Gordon Campbell | Parliament TV | Parliament Today | News Video | Crime | Employers | Housing | Immigration | Legal | Local Govt. | Maori | Welfare | Unions | Youth | Search

 


Police response to IPCA report on Rewa investigation

Police response to IPCA report on Rewa investigation


Police accept the findings of today's IPCA's report regarding its investigations into offending by Malcolm Rewa in Auckland in the 1980s and 1990s.

The Authority finds there is insufficient evidence that any of the failings identified in its report impacted on the ability of police to identify Rewa earlier.

However, it remains a matter of significant regret that police were unable to catch him earlier and prevent his offending, which unquestionably had a devastating impact on his victims. We also apologise to Ms A, who Police clearly failed at the time by not properly investigating information she supplied identifying Rewa.

Whilst I consider there was no lack of will amongst those officers involved at the time to catch the person responsible, it is clear from this detailed report that more should have been done in aspects of some of the early investigations. We accept that and apologise to victims affected by those failings.

Notwithstanding the very good work done by the Operation Harvey team who caught and arrested Rewa, Police staff investigating some of the earlier complaints did not meet the expectations of policing at that time. The report highlights poor interviewing practices, lack of supervisory oversight and greater priority being given to other serious crime.

The report also highlights that approaches to intelligence sharing and the paper-based record system of that time meant traditional policing methods were unlikely to uncover the operation of a serial sex offender earlier. With the benefit of hindsight 20 years later, it is clear where linkages could have been made and lines of inquiry pursued. Those linkages were not apparent at the time.
I welcome the Authority's consideration of how policing has changed since that time, and note that it is satisfied no further change is required to current practice.

There has been a transformation in how we manage such investigations since the time of these offences, which now places greater emphasis on our responsibilities to victims. As part of this change, police has invested heavily in the training of specialist investigators to ensure we better meet the needs of sexual assault victims.

Today any offending of a sexual nature is referred to suitably trained and experienced Police officers, who are specifically responsible for investigating adult sexual assault complaints and providing victims with access to support services.

I have confidence that in today's policing environment the needs of victims are at the centre of everything we do. I am also confident there is no shortage of commitment from our staff in holding the likes of Malcolm Rewa to account for their offending.

ENDS

© Scoop Media

 
 
 
 
 
Parliament Headlines | Politics Headlines | Regional Headlines

 

Breed Laws Don’t Work: Vets On New National Dog Control Plan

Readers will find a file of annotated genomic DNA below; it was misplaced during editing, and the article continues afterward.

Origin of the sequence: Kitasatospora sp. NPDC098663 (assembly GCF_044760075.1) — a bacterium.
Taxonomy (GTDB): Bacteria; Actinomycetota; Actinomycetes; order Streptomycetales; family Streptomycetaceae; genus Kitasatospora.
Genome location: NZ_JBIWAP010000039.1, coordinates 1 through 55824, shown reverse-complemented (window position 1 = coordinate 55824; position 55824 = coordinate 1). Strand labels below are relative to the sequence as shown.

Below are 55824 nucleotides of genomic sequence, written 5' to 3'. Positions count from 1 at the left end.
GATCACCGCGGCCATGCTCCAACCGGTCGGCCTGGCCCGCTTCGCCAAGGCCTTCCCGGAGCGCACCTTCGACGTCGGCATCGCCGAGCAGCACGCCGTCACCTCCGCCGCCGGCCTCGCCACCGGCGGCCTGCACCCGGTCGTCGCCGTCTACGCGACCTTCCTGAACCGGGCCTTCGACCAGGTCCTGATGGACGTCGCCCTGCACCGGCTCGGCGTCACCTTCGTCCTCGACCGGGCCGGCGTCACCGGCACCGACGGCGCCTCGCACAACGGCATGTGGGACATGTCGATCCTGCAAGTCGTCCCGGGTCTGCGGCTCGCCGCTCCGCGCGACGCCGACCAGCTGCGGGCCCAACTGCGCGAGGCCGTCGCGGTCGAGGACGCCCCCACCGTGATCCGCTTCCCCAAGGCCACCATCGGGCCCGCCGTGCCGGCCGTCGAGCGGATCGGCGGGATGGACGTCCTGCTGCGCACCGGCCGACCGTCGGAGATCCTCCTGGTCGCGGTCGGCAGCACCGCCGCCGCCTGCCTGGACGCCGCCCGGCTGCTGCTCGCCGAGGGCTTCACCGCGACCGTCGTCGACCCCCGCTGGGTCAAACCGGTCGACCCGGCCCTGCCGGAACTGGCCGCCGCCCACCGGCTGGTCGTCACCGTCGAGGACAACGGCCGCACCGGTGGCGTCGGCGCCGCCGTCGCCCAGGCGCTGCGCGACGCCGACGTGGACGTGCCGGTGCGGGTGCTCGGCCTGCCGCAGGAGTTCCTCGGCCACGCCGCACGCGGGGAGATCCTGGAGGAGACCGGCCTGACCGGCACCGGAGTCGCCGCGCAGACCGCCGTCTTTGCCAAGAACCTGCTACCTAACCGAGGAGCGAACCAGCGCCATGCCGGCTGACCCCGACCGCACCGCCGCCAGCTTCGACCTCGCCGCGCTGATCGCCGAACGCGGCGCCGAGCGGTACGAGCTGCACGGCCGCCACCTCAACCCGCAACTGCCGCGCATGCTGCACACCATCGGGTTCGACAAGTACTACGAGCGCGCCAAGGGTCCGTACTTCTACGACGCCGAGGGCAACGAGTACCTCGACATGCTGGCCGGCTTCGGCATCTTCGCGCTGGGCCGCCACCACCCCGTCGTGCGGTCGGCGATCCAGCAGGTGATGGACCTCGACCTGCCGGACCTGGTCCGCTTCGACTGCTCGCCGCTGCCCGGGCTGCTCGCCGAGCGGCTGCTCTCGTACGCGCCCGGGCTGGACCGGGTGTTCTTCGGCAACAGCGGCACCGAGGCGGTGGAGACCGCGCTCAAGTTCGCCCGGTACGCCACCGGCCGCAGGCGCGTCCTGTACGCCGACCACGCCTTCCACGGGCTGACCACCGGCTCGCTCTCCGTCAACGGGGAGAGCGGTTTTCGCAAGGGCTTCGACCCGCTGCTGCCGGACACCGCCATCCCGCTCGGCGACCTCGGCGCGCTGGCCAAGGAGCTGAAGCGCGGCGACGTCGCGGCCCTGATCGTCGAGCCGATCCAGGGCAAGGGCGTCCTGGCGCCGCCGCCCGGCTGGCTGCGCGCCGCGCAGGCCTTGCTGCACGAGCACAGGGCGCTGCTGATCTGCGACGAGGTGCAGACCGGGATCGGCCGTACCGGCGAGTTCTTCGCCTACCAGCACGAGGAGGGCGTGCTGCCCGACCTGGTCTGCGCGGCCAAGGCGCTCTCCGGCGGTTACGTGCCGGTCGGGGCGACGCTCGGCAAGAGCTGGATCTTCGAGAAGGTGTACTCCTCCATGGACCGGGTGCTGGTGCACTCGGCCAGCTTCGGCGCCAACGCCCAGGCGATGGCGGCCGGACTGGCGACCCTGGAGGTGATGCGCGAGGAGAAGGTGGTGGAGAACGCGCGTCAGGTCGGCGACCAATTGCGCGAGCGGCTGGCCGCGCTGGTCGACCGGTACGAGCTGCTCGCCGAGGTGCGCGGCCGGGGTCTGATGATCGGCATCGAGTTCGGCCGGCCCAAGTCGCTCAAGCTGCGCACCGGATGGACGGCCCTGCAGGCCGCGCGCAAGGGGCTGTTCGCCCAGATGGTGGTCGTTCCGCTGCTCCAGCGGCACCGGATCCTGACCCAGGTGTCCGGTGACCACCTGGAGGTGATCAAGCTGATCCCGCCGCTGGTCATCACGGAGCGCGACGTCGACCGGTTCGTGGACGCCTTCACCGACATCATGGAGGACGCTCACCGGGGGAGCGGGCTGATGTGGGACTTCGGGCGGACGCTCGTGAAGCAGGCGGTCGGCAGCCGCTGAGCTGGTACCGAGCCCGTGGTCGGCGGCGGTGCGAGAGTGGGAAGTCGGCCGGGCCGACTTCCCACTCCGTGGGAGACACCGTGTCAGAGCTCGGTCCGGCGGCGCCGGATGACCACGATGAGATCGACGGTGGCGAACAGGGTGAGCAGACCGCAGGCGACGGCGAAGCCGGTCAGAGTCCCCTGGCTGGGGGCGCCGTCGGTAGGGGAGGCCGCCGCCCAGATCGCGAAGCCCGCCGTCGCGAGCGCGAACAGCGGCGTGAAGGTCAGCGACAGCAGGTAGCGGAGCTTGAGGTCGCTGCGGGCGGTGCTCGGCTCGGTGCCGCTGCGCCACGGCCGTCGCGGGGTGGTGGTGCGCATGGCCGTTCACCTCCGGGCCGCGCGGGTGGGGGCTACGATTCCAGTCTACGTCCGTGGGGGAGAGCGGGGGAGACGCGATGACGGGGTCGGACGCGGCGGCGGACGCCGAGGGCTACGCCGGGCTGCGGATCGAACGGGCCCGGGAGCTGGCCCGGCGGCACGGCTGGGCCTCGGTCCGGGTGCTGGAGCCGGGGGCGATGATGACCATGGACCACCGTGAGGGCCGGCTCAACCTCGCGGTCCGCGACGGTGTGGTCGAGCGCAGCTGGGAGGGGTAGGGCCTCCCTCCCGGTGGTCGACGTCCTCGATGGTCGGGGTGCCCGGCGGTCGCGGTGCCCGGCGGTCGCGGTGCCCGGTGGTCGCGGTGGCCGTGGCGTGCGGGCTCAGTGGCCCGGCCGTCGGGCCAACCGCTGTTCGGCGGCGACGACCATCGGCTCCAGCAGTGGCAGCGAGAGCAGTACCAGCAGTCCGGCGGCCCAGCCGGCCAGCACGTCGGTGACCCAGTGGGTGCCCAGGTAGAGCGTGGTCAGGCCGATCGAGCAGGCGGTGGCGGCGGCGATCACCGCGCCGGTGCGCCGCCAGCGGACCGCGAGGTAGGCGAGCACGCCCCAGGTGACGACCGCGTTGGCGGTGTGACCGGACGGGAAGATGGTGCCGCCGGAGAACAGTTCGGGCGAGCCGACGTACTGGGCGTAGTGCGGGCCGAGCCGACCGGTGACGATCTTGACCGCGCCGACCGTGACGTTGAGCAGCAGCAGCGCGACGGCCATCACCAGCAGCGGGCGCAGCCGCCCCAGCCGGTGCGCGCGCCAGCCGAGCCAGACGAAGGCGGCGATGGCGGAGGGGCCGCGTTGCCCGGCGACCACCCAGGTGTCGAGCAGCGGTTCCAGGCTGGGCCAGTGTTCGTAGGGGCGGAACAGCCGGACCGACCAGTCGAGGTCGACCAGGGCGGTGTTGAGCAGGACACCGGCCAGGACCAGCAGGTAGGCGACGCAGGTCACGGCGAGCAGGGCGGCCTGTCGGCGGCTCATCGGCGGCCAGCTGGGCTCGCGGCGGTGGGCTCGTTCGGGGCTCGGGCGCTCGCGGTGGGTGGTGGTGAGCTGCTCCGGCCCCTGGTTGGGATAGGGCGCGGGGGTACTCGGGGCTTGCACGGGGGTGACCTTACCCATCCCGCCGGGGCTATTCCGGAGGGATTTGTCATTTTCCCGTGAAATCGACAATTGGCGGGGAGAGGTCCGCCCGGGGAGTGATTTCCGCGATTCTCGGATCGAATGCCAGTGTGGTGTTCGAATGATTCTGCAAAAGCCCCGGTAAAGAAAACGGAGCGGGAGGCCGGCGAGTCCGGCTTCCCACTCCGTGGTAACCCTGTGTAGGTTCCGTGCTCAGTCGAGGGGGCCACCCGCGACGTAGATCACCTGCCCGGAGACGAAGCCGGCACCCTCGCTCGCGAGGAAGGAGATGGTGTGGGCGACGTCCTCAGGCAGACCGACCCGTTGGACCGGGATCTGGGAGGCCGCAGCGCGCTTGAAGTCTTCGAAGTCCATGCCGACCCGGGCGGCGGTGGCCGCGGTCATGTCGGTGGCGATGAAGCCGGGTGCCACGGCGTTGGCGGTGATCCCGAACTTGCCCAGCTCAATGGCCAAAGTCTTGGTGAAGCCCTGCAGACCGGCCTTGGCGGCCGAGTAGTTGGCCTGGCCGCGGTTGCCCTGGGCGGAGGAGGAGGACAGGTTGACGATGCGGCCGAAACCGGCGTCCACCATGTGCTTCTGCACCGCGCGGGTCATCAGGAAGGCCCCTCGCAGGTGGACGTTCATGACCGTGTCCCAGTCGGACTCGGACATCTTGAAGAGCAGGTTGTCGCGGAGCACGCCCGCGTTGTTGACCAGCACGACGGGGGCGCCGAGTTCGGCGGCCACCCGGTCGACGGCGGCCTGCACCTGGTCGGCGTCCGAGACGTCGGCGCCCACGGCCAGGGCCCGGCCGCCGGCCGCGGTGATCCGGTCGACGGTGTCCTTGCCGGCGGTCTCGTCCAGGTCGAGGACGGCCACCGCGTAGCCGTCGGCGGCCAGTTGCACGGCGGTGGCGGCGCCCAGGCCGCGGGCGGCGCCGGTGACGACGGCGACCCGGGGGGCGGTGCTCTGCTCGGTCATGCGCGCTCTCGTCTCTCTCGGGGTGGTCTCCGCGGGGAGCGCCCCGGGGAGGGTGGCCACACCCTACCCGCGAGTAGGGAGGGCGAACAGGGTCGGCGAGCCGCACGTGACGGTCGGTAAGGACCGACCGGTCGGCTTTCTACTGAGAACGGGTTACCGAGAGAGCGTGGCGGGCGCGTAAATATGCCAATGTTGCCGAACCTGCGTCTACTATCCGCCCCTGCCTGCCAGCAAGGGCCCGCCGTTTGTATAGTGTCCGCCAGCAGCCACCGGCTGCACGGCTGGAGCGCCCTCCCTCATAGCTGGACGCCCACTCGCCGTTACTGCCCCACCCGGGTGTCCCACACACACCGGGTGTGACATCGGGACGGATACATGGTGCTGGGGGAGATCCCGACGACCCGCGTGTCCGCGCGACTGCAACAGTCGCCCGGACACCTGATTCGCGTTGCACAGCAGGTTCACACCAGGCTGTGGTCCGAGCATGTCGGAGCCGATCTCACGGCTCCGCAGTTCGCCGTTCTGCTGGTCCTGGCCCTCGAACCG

It is pleasing therefore to see Louise Upston Associate Minister for Local Government calling for a comprehensive solution... However, relying on breed specific laws to manage dog aggression will not work. More>>

ALSO:

Corrections Corrected: Supreme Court Rules On Release Dates

Corrections has always followed the lawful rulings of the Court in its calculation of sentence release dates. On four previous occasions, the Court of Appeal had upheld Corrections’ practices in calculating pre-sentence detention. More>>

ALSO:

Not Waiting On Select Committee: Green Party Releases Medically-Assisted Dying Policy

“Adults with a terminal illness should have the right to choose a medically assisted death,” Green Party health spokesperson Kevin Hague said. “The Green Party does not support extending assisted dying to people who aren't terminally ill because we can’t be confident that this won't further marginalise the lives of people with disabilities." More>>

ALSO:

General Election Review: Changes To Electoral Act Introduced

More effective systems in polling places and earlier counting of advanced votes are on their way through proposed changes to our electoral laws, Justice Minister Amy Adams says. More>>

Gordon Campbell: On Our Posturing At The UN

In New York, Key basically took an old May 2 Washington Post article written by Barack Obama, recycled it back to the Americans, and still scored headlines here at home… We’ve had a double serving of this kind of comfort food. More>>

ALSO:

Treaty Settlements: Bills Delayed As NZ First Pulls Support

Ngāruahine, Te Atiawa and Taranaki are reeling today as they learnt that the third and final readings of each Iwi’s Historical Treaty Settlement Bills scheduled for this Friday, have been put in jeopardy by the actions of NZ First. More>>

ALSO:

Gordon Campbell: On The Damage De-Regulation Is Doing To Fisheries And Education, Plus Kate Tempest

Our faith in the benign workings of the market – and of the light-handed regulation that goes with it – has had a body count. Back in 1992, the free market friendly Health Safety and Employment Act gutted the labour inspectorate and turned forestry, mining and other workplace sites into death traps, long before the Pike River disaster. More>>

Get More From Scoop

 

LATEST HEADLINES

 
 
 
 
 
 
 
 
 
Politics
Search Scoop  
 
 
Powered by Vodafone
NZ independent news